“I was going to procrastinate… but then I changed my mind and waited.” Anon
Ever had one of those days, or weeks, when you struggled to get started?
Perhaps something as simple as your next blog post – that proverbial blank just staring back at you?
Or you’re not sure whether you’re promoting yourself as effectively as possible?
You’re not sure where to find your next client?
You’re not sure how to move forward with your business.
For me recently, it was a new course.
It wasn’t that I didn’t have the content or material. In fact, I had tons of material. That was the problem. How to take all the content, all that material, all my ideas, and form it all into a plan of action, into something that could serve others.
What about you? What’s holding you back?
There’s nothing worse than feeling stumped. Feeling that whatever direction you turn, you face a brick wall.
When you have a tough time deciding what to do, the danger is that you hold back from doing anything at all. And that won’t get you anywhere, will it?
Firstly, I find that it helps to define why you’re holding back.
For me – it tends to be:
- Too many ideas
- I’m not sure where to start
- I’m worried my idea is not good enough
And here’s how I deal with them:
Too many ideas – Prune back
Firstly, when I have far too many ideas, I find it helps to get them down on paper (see 2 below). Having them swim around in my mind, all jostling for space is overwhelming.
Once they’re down on paper, it’s easier to see them for what they really are – The Good, The Bad, The Ugly and The Daft!
OK, I’m sure your ideas don’t fall into those categories, but you know what I mean – we’ve all had ideas that are more viable than others.
Once they’re down on paper, I can then start a process of pruning them back. Think of a plant or bush that needs to be pruned, if you don’t it becomes a tangled mess. And with some plants, pruning back dead buds or branches encourages new growth.
Similarly, once your ideas are down on paper, you’ll be able determine which ones need to be cut back (removed) altogether, to give you more time to develop the ones that are more viable.
Of the ideas that are viable, I’ll next decide whether I can action them myself or whether I need help (i.e. whether something needs to be outsourced). In a sense, this is still pruning back, but at least it’s effective at the same time, as it is still getting me closer to my goal.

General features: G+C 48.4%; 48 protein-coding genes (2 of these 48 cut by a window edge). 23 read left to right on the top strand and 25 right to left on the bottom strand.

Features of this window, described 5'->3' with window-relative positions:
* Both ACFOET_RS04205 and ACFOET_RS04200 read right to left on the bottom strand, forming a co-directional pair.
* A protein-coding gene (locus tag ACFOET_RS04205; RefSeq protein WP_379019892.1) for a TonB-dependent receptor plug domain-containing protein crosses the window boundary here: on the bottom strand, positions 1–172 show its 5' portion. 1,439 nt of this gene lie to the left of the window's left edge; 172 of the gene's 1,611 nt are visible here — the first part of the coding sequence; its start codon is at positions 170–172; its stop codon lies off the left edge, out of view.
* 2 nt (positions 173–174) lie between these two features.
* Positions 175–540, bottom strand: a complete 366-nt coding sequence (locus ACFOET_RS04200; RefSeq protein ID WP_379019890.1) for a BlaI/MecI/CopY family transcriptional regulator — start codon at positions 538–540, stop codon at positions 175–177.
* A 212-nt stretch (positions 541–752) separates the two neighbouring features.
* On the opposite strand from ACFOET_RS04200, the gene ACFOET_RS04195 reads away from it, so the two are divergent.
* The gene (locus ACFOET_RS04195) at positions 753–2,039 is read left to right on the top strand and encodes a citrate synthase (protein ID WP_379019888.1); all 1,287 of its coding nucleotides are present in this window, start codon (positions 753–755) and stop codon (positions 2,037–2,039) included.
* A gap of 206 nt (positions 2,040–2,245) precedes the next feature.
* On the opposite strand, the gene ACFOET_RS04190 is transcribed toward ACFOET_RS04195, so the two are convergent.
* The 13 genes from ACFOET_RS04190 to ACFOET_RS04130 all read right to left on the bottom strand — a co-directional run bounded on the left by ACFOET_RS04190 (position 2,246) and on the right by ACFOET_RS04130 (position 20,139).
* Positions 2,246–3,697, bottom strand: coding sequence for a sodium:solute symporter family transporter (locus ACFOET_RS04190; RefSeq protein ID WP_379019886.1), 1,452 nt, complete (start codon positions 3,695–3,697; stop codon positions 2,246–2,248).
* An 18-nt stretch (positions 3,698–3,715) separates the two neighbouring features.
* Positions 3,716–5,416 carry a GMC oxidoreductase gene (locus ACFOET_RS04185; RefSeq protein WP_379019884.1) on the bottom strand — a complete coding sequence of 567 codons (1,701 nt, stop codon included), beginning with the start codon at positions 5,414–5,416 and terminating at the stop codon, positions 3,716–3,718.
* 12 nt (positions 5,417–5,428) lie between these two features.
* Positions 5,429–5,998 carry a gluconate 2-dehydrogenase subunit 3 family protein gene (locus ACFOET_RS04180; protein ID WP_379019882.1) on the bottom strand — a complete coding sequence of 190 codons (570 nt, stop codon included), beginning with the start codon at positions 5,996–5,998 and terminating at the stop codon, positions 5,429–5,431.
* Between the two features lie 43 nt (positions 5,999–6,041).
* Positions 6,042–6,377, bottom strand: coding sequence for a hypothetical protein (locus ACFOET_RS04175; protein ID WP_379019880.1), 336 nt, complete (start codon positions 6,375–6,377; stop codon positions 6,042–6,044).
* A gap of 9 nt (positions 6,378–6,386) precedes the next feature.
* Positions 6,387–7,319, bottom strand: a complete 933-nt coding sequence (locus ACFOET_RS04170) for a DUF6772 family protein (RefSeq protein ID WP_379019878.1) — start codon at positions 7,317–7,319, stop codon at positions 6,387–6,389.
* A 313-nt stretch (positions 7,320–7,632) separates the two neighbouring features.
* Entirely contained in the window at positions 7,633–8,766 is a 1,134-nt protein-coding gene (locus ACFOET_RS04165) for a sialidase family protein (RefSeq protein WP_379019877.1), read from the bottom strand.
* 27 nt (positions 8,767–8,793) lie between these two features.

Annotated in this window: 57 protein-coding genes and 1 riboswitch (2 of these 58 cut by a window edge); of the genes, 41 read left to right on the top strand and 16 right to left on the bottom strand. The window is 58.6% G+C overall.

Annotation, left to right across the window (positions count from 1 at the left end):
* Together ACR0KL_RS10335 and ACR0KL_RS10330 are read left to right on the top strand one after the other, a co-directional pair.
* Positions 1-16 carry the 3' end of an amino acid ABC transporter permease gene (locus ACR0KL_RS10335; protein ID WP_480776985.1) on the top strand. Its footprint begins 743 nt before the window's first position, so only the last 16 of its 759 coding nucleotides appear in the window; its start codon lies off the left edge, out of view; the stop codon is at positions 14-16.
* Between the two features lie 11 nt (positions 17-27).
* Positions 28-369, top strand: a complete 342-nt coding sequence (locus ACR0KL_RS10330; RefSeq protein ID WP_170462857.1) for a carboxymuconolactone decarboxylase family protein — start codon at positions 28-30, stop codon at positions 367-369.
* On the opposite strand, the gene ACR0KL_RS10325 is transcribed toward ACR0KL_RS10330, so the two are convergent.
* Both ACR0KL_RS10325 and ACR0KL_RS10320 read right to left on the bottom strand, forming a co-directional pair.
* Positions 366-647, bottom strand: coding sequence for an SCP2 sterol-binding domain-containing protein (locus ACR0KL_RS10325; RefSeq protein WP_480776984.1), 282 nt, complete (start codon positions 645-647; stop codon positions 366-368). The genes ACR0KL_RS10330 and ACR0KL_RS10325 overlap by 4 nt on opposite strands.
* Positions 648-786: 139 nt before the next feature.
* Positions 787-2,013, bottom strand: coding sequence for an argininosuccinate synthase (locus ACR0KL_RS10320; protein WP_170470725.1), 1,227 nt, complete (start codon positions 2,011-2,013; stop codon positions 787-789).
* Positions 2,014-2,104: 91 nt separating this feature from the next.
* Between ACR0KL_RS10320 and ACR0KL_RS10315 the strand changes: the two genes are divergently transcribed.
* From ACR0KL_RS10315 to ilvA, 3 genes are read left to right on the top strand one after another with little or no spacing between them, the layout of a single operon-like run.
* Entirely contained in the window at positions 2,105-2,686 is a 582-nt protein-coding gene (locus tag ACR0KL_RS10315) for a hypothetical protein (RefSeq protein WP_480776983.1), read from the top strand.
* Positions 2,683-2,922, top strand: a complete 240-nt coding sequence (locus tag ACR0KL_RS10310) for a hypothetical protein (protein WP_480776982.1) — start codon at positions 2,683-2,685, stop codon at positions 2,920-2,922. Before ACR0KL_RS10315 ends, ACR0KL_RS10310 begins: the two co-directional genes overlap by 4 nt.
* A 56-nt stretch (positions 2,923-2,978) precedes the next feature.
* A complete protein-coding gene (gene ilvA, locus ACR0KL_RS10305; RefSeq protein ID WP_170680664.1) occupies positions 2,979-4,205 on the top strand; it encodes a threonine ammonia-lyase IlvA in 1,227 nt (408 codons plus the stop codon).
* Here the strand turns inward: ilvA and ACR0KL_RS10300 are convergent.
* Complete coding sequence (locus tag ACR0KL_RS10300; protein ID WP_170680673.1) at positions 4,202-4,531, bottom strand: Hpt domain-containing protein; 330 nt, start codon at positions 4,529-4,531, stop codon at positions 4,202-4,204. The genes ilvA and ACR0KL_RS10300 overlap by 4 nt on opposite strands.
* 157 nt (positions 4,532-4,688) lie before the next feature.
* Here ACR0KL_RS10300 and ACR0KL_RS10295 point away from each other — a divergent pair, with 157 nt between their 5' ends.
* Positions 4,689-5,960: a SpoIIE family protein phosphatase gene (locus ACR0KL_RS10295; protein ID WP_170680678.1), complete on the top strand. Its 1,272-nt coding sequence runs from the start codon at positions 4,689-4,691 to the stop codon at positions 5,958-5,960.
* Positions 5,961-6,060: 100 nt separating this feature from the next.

Unsure where to start – Best foot forward
When I feel unsure where or how to start, I find that the only solution is to simply take my best next step forward. It might not be the correct step, but I’ll only know that once I’ve taken it.
What’s the next best step for you? Perhaps you’re taking your very first step into finding work that you love, but can’t decide what to do first? Or perhaps you know exactly what you want to do, but need to take those first steps in promoting yourself.
Even the smallest step forward is progress. So, for example, if you’re not sure where to start at all, your next best step might be to simply write your ideas down on paper. The very act of committing them down to paper requires:
(a) focus and concentration: It’s impossible to write without focusing and concentrating on what you’re doing,
(b) clarity and direction: your thoughts written down on paper now become something you can clearly see, something that you can aim for, a new goal or a new direction.
Or your next best step might be more tangible. You need a new website but can’t afford a designer yet. Well then, for now, just buy your domain name.
Or let’s say you already have the website, but have a tonne of things to do before you launch it. Just do the next best thing. Draft the content for one page. Leave it, go and do something else. Then return to this project and draft the second page. and so on. They might be small, incremental steps, but at least they are helping you to move forward.
“The journey of a thousand miles begins with a single step.” ― Lao Tzu
Worried you’re not good enough – Good enough will do nicely
Most people expect you to be good enough.
Few, at least that I know of, expect perfection. So instead of worrying whether people will think your project is good enough, why not just go ahead and ask them? It’s one of the most exciting ways you can launch a new project, (think of it as launching in Beta) as it means you can tweak it based on feedback as you go along
Just go ahead and ask: ‘Look, I’m working on this project and I’d really value your input. Do you think I’ve covered everything/left anything out? What else would you like to see covered?”
You’ll be pleasantly surprised by how well it’s received. It mightn’t need improving at all.
When I find myself holding back for whatever reason, I remind myself to align whatever I’m doing with my purpose. For me, that’s to help others create work that they truly desire and to have it fit in seamlessly with their life.
When you remind yourself of your purpose, you feel compelled to NOT hold back. Your people need you and they need what you have to offer them. It doesn’t have to be perfect. Ask them what else it needs and they’ll tell you.
But in the meantime, don’t hold back.
Go get ‘em.